With a sense of deja vu, Arizonans find themselves once again cast in the national limelight over race relations.
Ten years ago, the issue was over cancellation of a state holiday honoring Martin Luther King Jr. This time, the spotlight's glare is cast by President Clinton's initiative to conduct a national dialogue on race, with Phoenix hosting a two-day White House conference that begins today.
Arizona, once a relatively homogeneous population of Anglo residents seeking a retirement or winter haven, has undergone a dramatic shift in the past decade that reflects the changing demographic makeup of the US as a whole. As such, it has become a crucible of late 20th-century race relations, with Hispanics, Asians, African-Americans, native Americans, and Anglos all searching for racial harmony.
While there remain signs of prejudice, some minority participants in the campaign for civil rights say much has changed here. "I think there has been some improvement. I see where people of color are advancing in civic as well as private business," says the Rev. Warren Stewart, an African-American leader in the civil rights movement here.
Bumpy path to greater racial equality
Arizona's path of progress, however, has been anything but smooth. In 1987, then-Gov. Evan Mecham canceled the King holiday, and national black leaders staged an economic boycott of the state, resulting in millions of dollars in lost convention, hotel, and visitors' business.
The National Football League even dropped plans to play the 1993 Super Bowl in Phoenix, in an effort not to become embroiled in the dispute. But Arizonans, smarting from the sting of being labeled "racist" by outsiders, went about changing things.
A King holiday was approved by voters in 1992 - the first in the nation to be endorsed by a public referendum and a major reason that Clinton chose Arizona for today's forum. And in 1996, the state gained some redemption when it hosted the Super Bowl, in which Arizona's multicultural makeup was a prominent theme.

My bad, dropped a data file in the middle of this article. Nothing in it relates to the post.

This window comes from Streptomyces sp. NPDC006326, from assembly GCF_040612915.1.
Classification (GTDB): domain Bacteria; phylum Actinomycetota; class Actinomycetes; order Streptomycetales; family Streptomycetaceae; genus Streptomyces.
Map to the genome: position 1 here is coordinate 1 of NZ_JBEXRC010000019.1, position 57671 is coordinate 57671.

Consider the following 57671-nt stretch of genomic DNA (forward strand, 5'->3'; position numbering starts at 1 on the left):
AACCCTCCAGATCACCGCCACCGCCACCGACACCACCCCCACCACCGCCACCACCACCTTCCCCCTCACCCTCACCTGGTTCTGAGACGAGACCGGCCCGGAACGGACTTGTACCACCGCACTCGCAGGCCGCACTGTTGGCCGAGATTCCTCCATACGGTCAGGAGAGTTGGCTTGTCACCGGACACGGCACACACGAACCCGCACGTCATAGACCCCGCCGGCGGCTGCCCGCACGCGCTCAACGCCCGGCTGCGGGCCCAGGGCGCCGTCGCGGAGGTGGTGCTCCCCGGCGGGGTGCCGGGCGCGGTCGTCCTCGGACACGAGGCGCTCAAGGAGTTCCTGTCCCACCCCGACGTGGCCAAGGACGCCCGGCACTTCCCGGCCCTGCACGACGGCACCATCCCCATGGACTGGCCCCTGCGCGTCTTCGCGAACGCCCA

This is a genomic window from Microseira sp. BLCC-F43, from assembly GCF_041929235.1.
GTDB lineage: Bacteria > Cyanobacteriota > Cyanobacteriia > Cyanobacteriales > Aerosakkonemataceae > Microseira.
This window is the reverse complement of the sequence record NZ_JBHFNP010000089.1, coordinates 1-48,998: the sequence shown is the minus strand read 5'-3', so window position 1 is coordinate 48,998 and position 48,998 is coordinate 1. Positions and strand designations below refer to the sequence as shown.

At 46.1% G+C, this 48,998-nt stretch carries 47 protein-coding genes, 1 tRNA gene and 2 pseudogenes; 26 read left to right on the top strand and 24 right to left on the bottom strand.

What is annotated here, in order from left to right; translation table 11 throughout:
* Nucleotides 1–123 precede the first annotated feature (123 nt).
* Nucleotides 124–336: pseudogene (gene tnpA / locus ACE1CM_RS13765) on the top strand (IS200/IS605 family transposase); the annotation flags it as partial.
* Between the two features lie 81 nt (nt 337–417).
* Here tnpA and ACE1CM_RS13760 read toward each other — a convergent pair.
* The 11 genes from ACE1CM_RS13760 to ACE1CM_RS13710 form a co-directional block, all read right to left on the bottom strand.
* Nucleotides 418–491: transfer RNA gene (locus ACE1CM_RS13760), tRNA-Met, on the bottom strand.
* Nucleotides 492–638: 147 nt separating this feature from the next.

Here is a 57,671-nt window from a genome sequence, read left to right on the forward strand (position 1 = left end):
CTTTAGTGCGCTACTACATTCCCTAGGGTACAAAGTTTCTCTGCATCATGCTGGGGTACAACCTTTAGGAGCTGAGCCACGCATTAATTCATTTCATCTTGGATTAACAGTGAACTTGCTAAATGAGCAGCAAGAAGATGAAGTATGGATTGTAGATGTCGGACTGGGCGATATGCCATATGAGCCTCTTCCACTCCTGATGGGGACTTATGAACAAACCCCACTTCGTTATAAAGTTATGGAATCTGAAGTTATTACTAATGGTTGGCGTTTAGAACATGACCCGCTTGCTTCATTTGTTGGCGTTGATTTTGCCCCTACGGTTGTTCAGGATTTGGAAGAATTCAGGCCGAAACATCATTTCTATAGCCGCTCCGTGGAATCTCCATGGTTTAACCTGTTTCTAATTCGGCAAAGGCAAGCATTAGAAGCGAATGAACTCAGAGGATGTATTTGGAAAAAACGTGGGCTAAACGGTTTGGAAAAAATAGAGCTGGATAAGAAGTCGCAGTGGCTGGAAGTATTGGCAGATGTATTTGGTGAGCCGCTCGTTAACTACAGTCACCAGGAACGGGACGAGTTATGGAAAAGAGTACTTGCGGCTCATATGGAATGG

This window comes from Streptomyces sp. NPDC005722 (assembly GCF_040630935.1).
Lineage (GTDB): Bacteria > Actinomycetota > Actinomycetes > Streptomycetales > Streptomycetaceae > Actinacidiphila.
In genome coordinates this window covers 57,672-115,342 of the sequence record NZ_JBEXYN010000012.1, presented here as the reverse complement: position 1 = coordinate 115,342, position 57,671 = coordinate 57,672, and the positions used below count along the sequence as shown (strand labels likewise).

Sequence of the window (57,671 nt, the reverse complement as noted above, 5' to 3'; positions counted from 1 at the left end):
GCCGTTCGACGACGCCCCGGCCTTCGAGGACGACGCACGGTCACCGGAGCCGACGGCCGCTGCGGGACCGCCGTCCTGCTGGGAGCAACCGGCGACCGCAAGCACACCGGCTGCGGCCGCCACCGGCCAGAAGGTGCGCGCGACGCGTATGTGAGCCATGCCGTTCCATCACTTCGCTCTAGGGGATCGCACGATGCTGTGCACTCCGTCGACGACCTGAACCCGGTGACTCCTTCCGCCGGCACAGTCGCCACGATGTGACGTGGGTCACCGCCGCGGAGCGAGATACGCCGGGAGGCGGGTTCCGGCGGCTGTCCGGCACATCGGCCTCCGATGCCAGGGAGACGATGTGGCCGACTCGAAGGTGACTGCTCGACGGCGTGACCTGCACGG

Meanwhile, immigrants have found Arizona a more welcoming environment than either Texas or California, because of the absence of anti-immigration rhetoric like that which inflamed both states in the early 1990s. Today, immigrants from Mexico and Central America in metropolitan Phoenix number more than 300,000, and their influence is felt in everything from the music of northern Mexico that is heard on the airwaves, to supermarkets that are patterned after the mercados of their homeland.
Still a way to go
Yet individual incidents remind everyone that race is still as prickly an issue here as the saguaro cactus that thrive in this Southwest desert city, the sixth largest in the US.
The latest event came in July, when US Border Patrol agents and suburban Chandler, Ariz., police conducted a five-day sweep in search of illegal immigrants from Mexico and Central America. More than 400 illegal immigrants were picked up, but the dragnet also snared hundreds of US-born Hispanic residents, some of whom were detained multiple times. A $35 million lawsuit alleging civil-rights violations is pending.
Alfredo Gutierrez, a longtime Phoenix political figure and former power broker at the Arizona Legislature, says he sees other disturbing developments as well. While minorities have made gains in the past decade in areas such as equal housing, he says, clouds loom on the horizon that may jeopardize those gains.
For example, one state senator is advocating a referendum to scale back affirmative action, similar to Proposition 209 in California. And for the past three years, Arizona has been wrangling over a statewide school-construction finance plan, with the courts finding that the current system favors wealthier neighborhoods and discriminates against minority-populated schools.
"There is being created ... because of this changing nature of technology, a permanent underclass that's being left behind," says Mr. Gutierrez. "It is overwhelmingly minority."
But there also appears to be a concerted effort to tackle the problem of racism head on. At a recent planning breakfast for the Jan. 16 event honoring Martin Luther King Jr., participants were asked to talk with one another about their personal experiences with discrimination. That approach may signal a shift away from turning to government programs, toward more individual, one-on-one solutions.
"As it is done on a more individual basis, it will help improve relationships," says Mr. Stewart. "But it must continue to go upward [and penetrate] the bureaucracy of business and government."